McGuinty Government Delivers a Balanced Plan for Ontario's Electricity Future

Archived Release

McGuinty Government Delivers a Balanced Plan for Ontario's Electricity Future

Ministry of Energy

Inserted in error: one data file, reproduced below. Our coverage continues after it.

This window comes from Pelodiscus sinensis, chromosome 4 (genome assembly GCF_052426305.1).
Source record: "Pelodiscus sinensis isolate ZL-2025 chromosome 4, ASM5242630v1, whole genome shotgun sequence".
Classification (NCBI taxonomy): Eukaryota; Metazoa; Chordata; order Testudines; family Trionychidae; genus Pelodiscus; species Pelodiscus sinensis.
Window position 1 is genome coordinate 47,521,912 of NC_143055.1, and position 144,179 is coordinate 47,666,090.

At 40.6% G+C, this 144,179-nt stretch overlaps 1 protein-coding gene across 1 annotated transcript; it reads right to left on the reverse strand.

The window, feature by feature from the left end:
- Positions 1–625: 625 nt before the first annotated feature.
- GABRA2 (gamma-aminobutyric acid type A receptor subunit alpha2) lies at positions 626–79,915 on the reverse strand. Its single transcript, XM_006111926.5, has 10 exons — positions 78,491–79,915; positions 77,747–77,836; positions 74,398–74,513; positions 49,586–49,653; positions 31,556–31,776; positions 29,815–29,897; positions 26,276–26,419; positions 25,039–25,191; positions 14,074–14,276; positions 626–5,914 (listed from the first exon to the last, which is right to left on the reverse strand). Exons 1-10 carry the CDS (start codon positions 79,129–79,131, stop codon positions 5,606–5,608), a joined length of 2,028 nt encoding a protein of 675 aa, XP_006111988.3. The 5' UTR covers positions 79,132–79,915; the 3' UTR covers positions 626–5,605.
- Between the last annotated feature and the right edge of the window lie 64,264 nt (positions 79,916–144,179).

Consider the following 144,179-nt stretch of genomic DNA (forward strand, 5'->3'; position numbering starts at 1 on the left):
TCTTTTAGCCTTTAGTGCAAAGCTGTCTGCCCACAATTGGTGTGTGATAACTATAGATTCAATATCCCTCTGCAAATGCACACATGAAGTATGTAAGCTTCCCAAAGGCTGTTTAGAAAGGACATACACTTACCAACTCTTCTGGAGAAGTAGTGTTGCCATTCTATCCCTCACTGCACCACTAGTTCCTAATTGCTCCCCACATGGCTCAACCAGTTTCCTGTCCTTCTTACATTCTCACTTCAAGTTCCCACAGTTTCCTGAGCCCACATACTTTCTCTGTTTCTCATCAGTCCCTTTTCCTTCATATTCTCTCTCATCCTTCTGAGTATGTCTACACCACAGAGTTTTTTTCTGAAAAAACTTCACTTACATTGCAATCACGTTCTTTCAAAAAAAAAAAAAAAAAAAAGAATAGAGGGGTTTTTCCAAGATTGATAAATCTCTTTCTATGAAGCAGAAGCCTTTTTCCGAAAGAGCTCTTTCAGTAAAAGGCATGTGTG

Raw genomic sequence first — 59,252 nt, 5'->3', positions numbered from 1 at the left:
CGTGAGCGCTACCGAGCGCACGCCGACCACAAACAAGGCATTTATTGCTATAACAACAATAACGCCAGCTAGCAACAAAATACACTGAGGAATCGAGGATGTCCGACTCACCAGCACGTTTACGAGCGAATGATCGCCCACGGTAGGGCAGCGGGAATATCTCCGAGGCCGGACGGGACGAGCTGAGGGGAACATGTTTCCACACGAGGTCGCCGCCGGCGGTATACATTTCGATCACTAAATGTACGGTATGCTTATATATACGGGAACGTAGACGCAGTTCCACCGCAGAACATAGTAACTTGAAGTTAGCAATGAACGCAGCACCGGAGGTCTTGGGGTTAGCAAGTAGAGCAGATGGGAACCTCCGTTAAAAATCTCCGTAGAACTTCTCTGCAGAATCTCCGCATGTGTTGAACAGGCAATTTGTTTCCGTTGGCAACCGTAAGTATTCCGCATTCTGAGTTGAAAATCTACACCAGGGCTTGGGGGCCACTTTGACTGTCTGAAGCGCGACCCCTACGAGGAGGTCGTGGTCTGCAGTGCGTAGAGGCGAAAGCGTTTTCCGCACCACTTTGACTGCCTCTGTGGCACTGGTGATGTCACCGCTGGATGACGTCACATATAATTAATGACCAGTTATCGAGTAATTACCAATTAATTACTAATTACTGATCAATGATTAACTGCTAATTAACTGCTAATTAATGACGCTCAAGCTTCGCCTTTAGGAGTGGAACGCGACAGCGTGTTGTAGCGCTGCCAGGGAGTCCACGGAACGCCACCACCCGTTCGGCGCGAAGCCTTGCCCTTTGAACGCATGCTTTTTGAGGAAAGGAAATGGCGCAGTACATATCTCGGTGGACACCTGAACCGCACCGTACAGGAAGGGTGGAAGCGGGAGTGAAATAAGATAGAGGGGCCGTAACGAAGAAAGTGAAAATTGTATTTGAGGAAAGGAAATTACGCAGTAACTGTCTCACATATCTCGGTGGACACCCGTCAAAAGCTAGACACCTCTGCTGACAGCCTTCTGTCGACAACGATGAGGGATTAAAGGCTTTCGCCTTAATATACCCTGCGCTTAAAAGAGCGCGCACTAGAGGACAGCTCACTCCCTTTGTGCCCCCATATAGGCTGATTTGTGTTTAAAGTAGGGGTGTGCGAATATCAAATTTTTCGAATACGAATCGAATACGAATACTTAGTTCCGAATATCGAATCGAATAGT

Securing Reliability For Ontario's Long-Term Electricity Supply QUEEN'S PARK, ON, June 13 - Energy Minister Dwight Duncan directed the Ontario Power Authority (OPA) today to proceed with its recommended 20-year electricity supply mix plan, with some revisions. The plan achieves a healthy balance by moving away from coal in favour of new nuclear power and renewable energy. The government has set targets that will double energy efficiency through conservation and double the amount of energy from renewables by 2025. The government has directed Ontario Power Generation (OPG) to undertake feasibility studies for refurbishing units at the Pickering and Darlington sites. OPG has also been directed to begin the work needed for an environmental assessment for the construction of new units at an existing nuclear facility. Nuclear is expected to continue to be the single-largest source for Ontario's electricity in 2025. The government has accepted the advice of the Independent Electricity System Operator in their June 9 report that indicates a need for 2,500 - 3,000 megawatts of additional capacity to maintain system reliability. Therefore, further delays will be necessary in the government's plan to replace coal-fired generation completely with cleaner sources of energy. The government is referring the question of how to best replace coal in the earliest practical time frame to the OPA. The OPA is also being asked to recommend options for cost-effective measures to reduce air emissions from coal-fired generation. The government will continue with the plan announced in its 2006 Budget to establish a bio-energy research facility associated with the Atikokan station. The government has also accepted the advice of the OPA that natural gas should only be used to meet peak demand in high-efficiency applications and to meet local reliability need when no alternative is available. Since the government received the OPA recommendations in December 2005, it has consulted extensively with the public, stakeholders, the electricity industry, the IESO and the OPA itself. The government is acting on the advice of the OPA, the agency that studies Ontario's long-term energy needs and is responsible for carrying out the government's electricity plan. "We are taking action to secure the electricity supply Ontarians need today and have set a balanced plan for meeting growing demand in the years ahead," Duncan said. Other features of the government's plan include: - Planning to ensure adequate baseload electricity supply while limiting the future use of nuclear power to today's installed capacity level of 14,000 megawatts. - Directing OPG to begin a federal approvals process, including an environmental assessment, for new units at an existing facility. Although the government prefers to use Canadian companies and technology, its first obligation is to the people of Ontario. Decisions will be made based on the best technology offered at the best price to Ontario ratepayers. - Directing OPG to begin a feasibility study on refurbishing its existing nuclear facilities that will include a review of the economic, technological and environmental aspects of refurbishment. As part of this initiative, OPG will begin an environmental assessment on the refurbishment of the four existing units at Pickering B. - Doubling the amount of electricity drawn from renewable sources, bringing the total to 15,700 megawatts by 2025. - Doubling the conservation efforts suggested in the OPA's report, to reduce electricity demand by 6,300 megawatts by 2025. - Expanding the transmission capacity from Bruce County and surrounding area to facilitate the transmission of electricity from several new wind farms and the Bruce facility to Ontario homes and businesses. "We remain committed to replacing coal-fired generation in Ontario," Duncan said. "We have made significant progress in reducing greenhouse gas emissions and ensuring cleaner air to improve the standard of living and quality of life for all Ontarians." In setting out a balanced plan for ensuring Ontario's energy needs now and into the future, the government considered the advice of the OPA, and was guided by a number of core principles: - Ensuring reliability of energy in Ontario over the long term - Ensuring stable energy prices for Ontarians - Supporting Ontario businesses and creating a climate for future investment - Increasing the use of green, renewable energy - Integrating greater energy efficiency through conservation into Ontario's long-term energy planning - A commitment to replacing coal-fired generation The government is confident the directive to the OPA meets both the core principles and the long-term energy requirements of the province to enhance the standard of living and the quality of life for all Ontarians. The directive is the basis of the Integrated Power System Plan. This 20-year plan, revised every three years, will be submitted to the independent Ontario Energy Board for review and approval. "We are building a new energy future for Ontario," Duncan said. "Our vision is of an Ontario with a safe, clean, reliable and affordable supply of electricity that will power our communities, our businesses and our homes. It is a balanced approach to power the continued growth and prosperity of our province." Disponible en français www.energy.gov.on.ca Contact Info Backgrounder ------------------------------------------------------------------------- DEVELOPING ONTARIO'S INTEGRATED POWER SYSTEM PLAN The government's supply mix directive to the Ontario Power Authority (OPA) will provide the foundation for the development of Ontario's Integrated Power System Plan (IPSP). The IPSP will outline the projects necessary to maintain a clean, reliable and affordable supply of electricity in the province over the next 20 years, and it will be reviewed every three years. In the IPSP, the OPA will focus on the conservation, supply, and transmission projects necessary to achieve the goals set in the directive, based on the best technical advice and forecasting available. In developing the plan, the OPA will engage in a consultation process that will include the public and stakeholders. Once completed, the IPSP will be submitted to the Ontario Energy Board (OEB) for review, including public hearings, which will provide Ontarians an opportunity to comment on the plan and ensure full public transparency about the future of the province's energy supply. The OEB will focus on three requirements: - The plan as proposed by the OPA fulfils the government's directive - It fulfils the directive in an efficient and economically prudent manner - Consumer interests are protected in the plan, consistent with the OEB's statutory mandate. In addition to these requirements, changes to Regulation 424/04 require the OPA to consider safety, environmental protection and environmental sustainability in the development of the IPSP. When approved by the OEB, the IPSP will direct future planning in the electricity sector. Specific projects developed under the IPSP will be subject to the environmental assessment process. Disponible en français www.energy.gov.on.ca Backgrounder ------------------------------------------------------------------------- REFURBISHING AND REPLACING ONTARIO'S NUCLEAR FACILITIES Since the 1960s, nuclear power has been part of Ontario's energy supply and currently provides half of the power used by Ontarians every day. Nuclear power provides reliable baseload power and has historically been the backbone of Ontario's energy system. Ontario has five nuclear stations with a total installed capacity of 14,000 megawatts. However, in 2005 only 11,400 megawatts were operating. The government has contracted with Bruce Power to refurbish and return to service 1,540 megawatts at two units at the Bruce A nuclear station. This would bring in-service nuclear capacity up to approximately 13,000 megawatts by 2009. The government's directive to the Ontario Power Authority (OPA) limits nuclear capacity to 14,000 megawatts. Achieving this will require decisions on refurbishment and replacement nuclear facilities. Refurbishing Ontario's Existing Nuclear Facilities Ontario has refurbished several nuclear units in the past at both the Pickering and Bruce facilities. In 2005, an agreement with Bruce Power was reached that will see the refurbishment and restart of Bruce A Units 1 and 2. As well, Bruce Power plans to refurbish Unit 3, and replace the steam generators in Unit 4, which are currently operating. The government has directed OPG to begin a feasibility study on the refurbishment of its existing facilities to review the economic, technological and environmental aspects of refurbishment. As part of this initiative, OPG will begin a federal environmental assessment on the refurbishment of the four existing units at Pickering B. Building Replacement Facilities While some units may be refurbished, it is not economically feasible to do so in all cases. For example, Ontario Power Generation determined in 2005 that it was not economically feasible to refurbish Pickering A Units 2 and 3. Building replacement nuclear facilities will be guided by the following principles: - Willing host community and appropriate site - Fixed price with performance guarantees - Turn-key agreement to limit the risk of cost overruns - Cost effectiveness over refurbishment Replacement nuclear facilities have long lead times for approvals and construction. Accordingly, the government has directed OPG to begin the work needed to enter into an approvals process, including environmental assessment for new units to be built at an existing facility. Although the government prefers to use Canadian companies and technology, its first obligation is to the people of Ontario. Decisions will be made based on the best technology offered at the best price to Ontario ratepayers. Federal Environmental Assessment Process Any refurbishment of nuclear facilities is subject to a federal environmental review process, as established by the Canadian Nuclear Safety Commission. It takes approximately two years for the environmental assessment to be completed. The ministry will also begin work with the federal government to develop an open and transparent environmental assessment process for building replacement facilities. Opportunities for public input and review are built in to the process to ensure openness and transparency. This will include public hearings to review environmental effects, advertisements, open houses and letters to stakeholders and interested residents. Disponible en français www.energy.gov.on.ca Backgrounder ------------------------------------------------------------------------- REPLACING COAL-FIRED GENERATION IN ONTARIO Since 2003, the Ontario government has made significant progress in reducing the province's reliance on electricity from coal and reducing emissions from the province's coal plants. Ontario is leading the way with initiatives that include reducing energy consumption, replacing coal-fired generating plants, adding new, clean generating capacity, expanding public transit, limiting urban sprawl, toughening industrial emission standards and mobilizing our neighbours to fight transboundary air pollution. From 2003 to 2005, that progress includes: - Closing the single-largest contributor to smog in the GTA - the Lakeview Generating Station in Mississauga - in April 2005. - Reducing total coal-fired electricity generation in Ontario from 36.2 terawatt-hours to 30.1 terawatt-hours, a drop of 17 per cent. - Reducing carbon dioxide emissions, a greenhouse gas responsible for global warming, by 15 per cent. - Reducing sulphur dioxide emissions by 28 per cent. - Reducing nitrogen oxide emissions by 34 per cent. The Ontario government has also made substantial progress in bringing cleaner sources of energy online. Some of these include: - 1,350 megawatts of wind, solar, biomass and hydroelectric generation across the province - The Niagara Tunnel project, which will add enough electricity to meet the needs of 160,000 households - 550 megawatts gas-fired generation from the Portlands project in downtown Toronto - 850 megawatts gas-fired generation from the Sithe plant in Brampton - Contract with Bruce Power to refurbish 1,540 megawatts at the Bruce Nuclear Station. The Challenge The Ontario government had committed to replacing all of the province's coal stations by 2009, based on forecasted demand by the Independent Electricity System Operator (IESO). The IESO has recently revised its projected supply capacity and future demand requirements, by as much as 2,500 - 3,000 megawatts. That has prompted the government to decide it cannot proceed with its timetable to close all coal-fired generation by 2009. Next Steps As part of its supply mix directive the Minister of Energy is asking the OPA to develop a revised plan for replacing coal-fired generation in the earliest practical timeframe without compromising reliability. The OPA is also being asked to recommend cost-effective measures to reduce air emissions from coal-fired generation. Replacing coal-fired generation is just one of the government's initiatives to clean up Ontario's air. Other initiatives include: Transit - By October 2006, the government will have fulfilled its commitment to permanently provide two cents of the gas tax each year to municipalities. In five years, this program will have delivered more than $1.4 billion to public transit in Ontario. - Move Ontario, a one-time, $1.2 billion government investment in the province's public transit systems, municipal roads and bridges. Move Ontario will invest $838 million in transit systems in the Greater Toronto Area, including $670 million to extend the subway to York Region and funding for projects in Brampton, Mississauga and York Region. - In December 2005, High-Occupancy Vehicle (HOV) lanes were opened on portions of Highways 403 and 404 to ease congestion, shorten commute times and improve quality of life. - Providing $600 million for light rail transit in Ottawa. Cleaning the Air - Air pollution standards for cars and trucks are amongst the most stringent in North America - In 2005, the government introduced new standards for 40 pollutants to protect Ontario communities from the impacts of air pollution, the largest update in over 25 years. The government will also review and determine standards for 15 new toxins. - In 2005, the government implemented the Industry Emission Reduction Plan, establishing new emissions caps for industrial pollution sources in Ontario - leading to a 21 per cent reduction in NOx by 2010 and a 75 per cent reduction in SO(2) by 2015. - Legislated that gasoline sold in Ontario must contain an average of five per cent ethanol, beginning in January 2007. This ethanol target will reduce annual greenhouse gas emissions by about 800,000 tonnes, equivalent to removing 200,000 cars from the road. - The Greenbelt Plan, established under the Greenbelt Act and the Places to Grow Act protects more than millions of acres from urbanization. Reduced sprawl will help reduce potential air emissions from motor vehicles. Disponible en français www.energy.gov.on.ca Backgrounder ------------------------------------------------------------------------- ONTARIO'S CONSERVATION AND GREEN, RENEWABLE ENERGY ACHIEVEMENTS The Ontario government's balanced energy plan focuses on increasing the province's supply of renewable energy and on energy efficiency through conservation, with a clear aim of ensuring the province develops a diverse, clean, reliable and affordable supply of electricity. The government's supply mix directive to the Ontario Power Authority (OPA) will provide the foundation for the development of Ontario's Integrated Power System Plan (IPSP). Increasing Green Energy Supply ------------------------------ The government has already made significant progress in expanding the development of clean energy by securing more than 1,300 megawatts of renewable energy. This includes three waterpower projects, three landfill gas and biogas projects, and 13 new wind farms across the province. - Net Metering The province is encouraging homeowners, farmers and schools to set up renewable energy systems by creating a net metering program. This program gives credit to customers who generate their own power from renewable sources for any excess electricity they put back into the grid. Projects that produce up to 500 kilowatts of electricity from clean sources such as water, wind, and solar power and farm biomass are eligible. - Standard Offer The government has announced one of the most advanced Standard Offer programs in North America. Under the program, producers will be paid a standard price directly for every kilowatt-hour of electricity produced at the price set out in their standard offer contract. The Standard Offer Program is expected to result in 1,000 megawatts of new renewable generation over the next 10 years, and is expected to be operational by the fall of 2006. - Smart Metering The government is moving forward with its commitment to install 800,000 smart meters by 2007 and in every home and small business by 2010. Smart meters provide consumers with greater control over their energy costs that can lead to system-wide savings by reducing peak demand. With smart metering, customers can choose to control their energy costs through moving usage to off-peak periods (running the dishwasher at night) or lowering energy use during all periods (setting the air conditioning a few degrees higher). Building a Culture of Conservation ---------------------------------- As part of its plan, the government is also creating a culture of conservation and has directed the Conservation Bureau to launch programs that will result in up to 1,300 megawatts of energy savings by 2010, and up to $1.5 billion in new investments across Ontario. The government is committed to reducing Ontario's projected peak electricity demand by five per cent, and reducing the government's own energy consumption by 10 per cent by 2007. Through innovations like Deep Lake Water Cooling and energy retrofits that are underway or completed across the government's real estate portfolio, the government is already two-thirds of the way towards reaching its target. The ministry funded a total of 25 innovative conservation outreach and education projects through its $1.2 million Conservation Partnerships program including Cool Shops, EcoSchools, and Reduce the Juice. The Conservation Bureau is continuing the success of this through its $1.5 million Conservation Fund to promote sector-specific conservation action and awareness. The government has also put into motion initiatives and policies to help encourage energy efficiency through conservation. Some of these initiatives include: - Every Kilowatt Counts Conservation Bureau campaign providing all Ontario households with information and incentives, including: - $5 off a two-pack of compact fluorescents - $15 off a programmable thermostat - $25 off an EnergyStar ceiling fan. - Cool Savings Rebate Offers the following rebates to consumers: - $500 for replacing an inefficient central air conditioner with a new EnergyStar rated unit - $50 for having air conditioners tuned up by a registered participating contractor - $75 on the supply and installation of a programmable thermostat. The government has also authorized over $160 million in conservation and demand management programs by Local Distribution Companies to be delivered over three years. These companies have proposed over 500 conservation initiatives and invested $34 million as of December 2005. Some of these programs include: - Chill Out London Hydro's refrigerator and freezer replacement program, Chill Out offers free pick up and disposal, as well as $75 towards the purchase of an EnergyStar-rated refrigerator or freezer. About 7,000 refrigerators and freezers have been retired, saving enough energy to power 900 homes. - peakSAVER Distributed Energy and peakSAVER Air Conditioning peakSAVER Distributed Energy is an opt-in program that allows commercial customers who use between 1,000 and 4,999 kilowatts of electricity per month to switch on their stand-alone generators and offset some of the electricity from the grid. peakSAVER Air Conditioning - the program's residential and small business/commercial version - gives Toronto Hydro the ability to remotely "cycle down" homeowners' central air-conditioners, water heaters and pool pumps when the electricity system is stretched. - Toronto Hydro Appliance Program A $1.6 million program to replace old, inefficient appliances in Toronto Community Housing buildings. The incentive will help replace 23,000 old refrigerators, stoves and washing machines with new EnergyStar-qualified appliances and retrofit 19 buildings with energy-efficient lighting products, including building lighting, compact fluorescent light bulbs and light dimmers. - Hydro Ottawa Fridge Bounty Program In 2005, 500 households were able to get rid of inefficient fridges and freezers under the program, saving 600,000 kwh per year. The utility has launched their second Fridge Bounty Program, with the objective of removing an additional 1,000 old refrigerators from the electricity grid for an estimated savings of approximately 1,200,000 kwh per year - enough electricity to run 133 homes per year. Disponible en français www.energy.gov.on.ca For further information: Minister's Office, (416) 327-4418; Communications Branch, (416) 326-9602 HELP | CONTACT US | PRIVACY | IMPORTANT NOTICES © Queen's Printer for Ontario, 2008-2009 — Last Modified: February 15, 2009 For further information: Minister's Office, (416) 327-4418; Communications Branch, (416) 326-9602